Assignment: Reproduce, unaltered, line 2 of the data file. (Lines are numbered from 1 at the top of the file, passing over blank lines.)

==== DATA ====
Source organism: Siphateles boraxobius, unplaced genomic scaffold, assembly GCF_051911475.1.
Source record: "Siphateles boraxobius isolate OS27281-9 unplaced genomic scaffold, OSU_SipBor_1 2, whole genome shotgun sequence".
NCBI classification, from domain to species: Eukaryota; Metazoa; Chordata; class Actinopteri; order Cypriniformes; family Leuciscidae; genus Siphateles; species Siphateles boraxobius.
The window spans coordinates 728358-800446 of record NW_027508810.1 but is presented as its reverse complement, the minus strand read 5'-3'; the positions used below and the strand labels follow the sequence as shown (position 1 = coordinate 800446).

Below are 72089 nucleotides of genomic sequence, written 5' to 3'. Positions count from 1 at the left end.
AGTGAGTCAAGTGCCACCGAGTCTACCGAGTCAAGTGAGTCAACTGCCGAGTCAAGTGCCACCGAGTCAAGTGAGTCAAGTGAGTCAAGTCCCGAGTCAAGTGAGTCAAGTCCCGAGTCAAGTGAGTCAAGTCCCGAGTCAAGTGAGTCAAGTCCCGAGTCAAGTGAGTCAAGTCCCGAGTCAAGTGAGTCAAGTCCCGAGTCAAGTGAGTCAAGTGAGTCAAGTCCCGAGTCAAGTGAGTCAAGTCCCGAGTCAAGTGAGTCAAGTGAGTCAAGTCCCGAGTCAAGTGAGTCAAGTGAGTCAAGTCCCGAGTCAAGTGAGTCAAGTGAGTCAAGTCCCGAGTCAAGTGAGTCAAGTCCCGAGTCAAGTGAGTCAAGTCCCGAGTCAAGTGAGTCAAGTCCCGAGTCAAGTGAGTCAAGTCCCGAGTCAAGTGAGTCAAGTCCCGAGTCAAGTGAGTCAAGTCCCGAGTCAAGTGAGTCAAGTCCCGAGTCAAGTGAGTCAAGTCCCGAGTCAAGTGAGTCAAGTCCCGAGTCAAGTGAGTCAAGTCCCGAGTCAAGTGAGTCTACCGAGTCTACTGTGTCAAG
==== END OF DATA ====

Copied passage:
Source record: "Siphateles boraxobius isolate OS27281-9 unplaced genomic scaffold, OSU_SipBor_1 2, whole genome shotgun sequence".